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Bus driver AND company to blame for fatal crash

A tour bus crash which claimed 15 lives in March 2011 was caused by a sleep-deprived driver and a bus company with inadequate safety systems, the US National Transportation Safety Board has found.

The investigation board agreed that the driver had almost no sleep in the three days leading up to the accident, except for naps he took on the bus while passengers were inside a casino.

The bus was traveling at 78 miles per hour returning to New York, when it ran off the road and crashed into a highway sign. The sign pole cut through the bus, taking off the roof. As well as the 15 deaths, 17 other passengers were injured.

There was no sign that the driver attempted to brake or steer the bus back onto the highway, another indication that he was affected by fatigue.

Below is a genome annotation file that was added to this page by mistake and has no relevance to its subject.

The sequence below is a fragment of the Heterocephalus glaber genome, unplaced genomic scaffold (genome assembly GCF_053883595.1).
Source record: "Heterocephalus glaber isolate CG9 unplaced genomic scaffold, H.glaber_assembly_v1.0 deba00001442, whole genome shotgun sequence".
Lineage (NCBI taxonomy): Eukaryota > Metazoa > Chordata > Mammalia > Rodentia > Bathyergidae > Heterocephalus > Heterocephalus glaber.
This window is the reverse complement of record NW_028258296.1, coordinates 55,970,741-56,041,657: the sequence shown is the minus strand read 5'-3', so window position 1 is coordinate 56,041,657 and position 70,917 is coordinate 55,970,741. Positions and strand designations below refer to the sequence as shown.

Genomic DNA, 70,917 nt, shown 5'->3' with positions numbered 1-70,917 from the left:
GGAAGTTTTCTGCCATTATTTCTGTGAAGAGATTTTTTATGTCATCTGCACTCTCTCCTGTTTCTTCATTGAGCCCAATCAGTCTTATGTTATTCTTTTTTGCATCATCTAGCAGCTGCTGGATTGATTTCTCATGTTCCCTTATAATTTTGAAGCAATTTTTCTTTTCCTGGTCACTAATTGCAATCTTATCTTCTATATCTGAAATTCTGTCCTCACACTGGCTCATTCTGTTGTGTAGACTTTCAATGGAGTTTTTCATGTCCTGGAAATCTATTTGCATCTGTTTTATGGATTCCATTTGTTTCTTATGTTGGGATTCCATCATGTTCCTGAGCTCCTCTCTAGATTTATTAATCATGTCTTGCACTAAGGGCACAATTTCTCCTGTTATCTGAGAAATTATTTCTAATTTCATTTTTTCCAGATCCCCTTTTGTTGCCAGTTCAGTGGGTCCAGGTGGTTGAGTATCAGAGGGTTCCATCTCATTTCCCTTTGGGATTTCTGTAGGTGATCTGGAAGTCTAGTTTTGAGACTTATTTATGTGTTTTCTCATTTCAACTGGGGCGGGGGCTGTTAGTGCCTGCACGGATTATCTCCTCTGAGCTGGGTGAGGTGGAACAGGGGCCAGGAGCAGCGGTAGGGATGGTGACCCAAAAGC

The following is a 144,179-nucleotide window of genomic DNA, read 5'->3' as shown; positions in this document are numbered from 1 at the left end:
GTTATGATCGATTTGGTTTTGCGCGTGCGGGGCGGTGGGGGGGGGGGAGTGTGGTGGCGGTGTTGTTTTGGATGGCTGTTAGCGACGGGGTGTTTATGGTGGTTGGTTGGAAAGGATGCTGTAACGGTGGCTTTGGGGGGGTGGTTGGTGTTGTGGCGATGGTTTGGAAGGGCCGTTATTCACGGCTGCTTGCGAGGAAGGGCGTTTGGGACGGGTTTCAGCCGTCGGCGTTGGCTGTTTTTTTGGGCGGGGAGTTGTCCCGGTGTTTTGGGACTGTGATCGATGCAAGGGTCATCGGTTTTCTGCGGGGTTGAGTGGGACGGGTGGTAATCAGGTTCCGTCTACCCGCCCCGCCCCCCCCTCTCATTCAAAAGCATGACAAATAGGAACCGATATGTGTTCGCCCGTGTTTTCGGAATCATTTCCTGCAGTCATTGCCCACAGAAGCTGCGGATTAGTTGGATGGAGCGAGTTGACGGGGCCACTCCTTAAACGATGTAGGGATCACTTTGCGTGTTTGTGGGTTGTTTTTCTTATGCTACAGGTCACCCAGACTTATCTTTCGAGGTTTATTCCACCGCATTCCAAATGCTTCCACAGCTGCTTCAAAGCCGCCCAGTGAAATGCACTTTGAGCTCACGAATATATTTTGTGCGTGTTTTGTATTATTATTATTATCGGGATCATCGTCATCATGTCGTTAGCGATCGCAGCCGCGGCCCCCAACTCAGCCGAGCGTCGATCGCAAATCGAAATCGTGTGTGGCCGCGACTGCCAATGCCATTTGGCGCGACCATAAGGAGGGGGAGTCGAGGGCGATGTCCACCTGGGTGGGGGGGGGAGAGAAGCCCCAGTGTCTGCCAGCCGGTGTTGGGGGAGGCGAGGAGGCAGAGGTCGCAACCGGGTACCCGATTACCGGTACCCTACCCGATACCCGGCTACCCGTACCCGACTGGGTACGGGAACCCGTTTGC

The driver worked mostly overnight shifts, driving to the casino before midnight and returning in the morning. During the three days prior to the accident, it was found that the driver’s cellphone and rental car were in almost continuous use during the daytime hours when he had said he was sleeping. The accident occurred at 5:38 a.m., during a time of day known as the circadian trough when the human body’s responses to light and darkness create a natural craving for sleep.

Regulators shut down the bus operator after the accident for safety violations – the driver had not turned in any driver’s logs while working for the company, which are required by law. His driving history also included being fired by two previous employers, and 18 suspensions of driving privileges over 20 years.

Prior to the accident, the Defense Department rejected an application by the bus company to transport troops, after a safety inspection. However, the Federal Motor Carrier Safety Administration, which had conducted several inspections of the company over a number of years, had approved the carrier for the transportation of passengers.

“Something seems to be badly broken,” NTSB member Robert Sumwalt said, “when one government agency says a company isn’t fit to carry troops, but another says they are fit to carry passengers”.

Read the full story here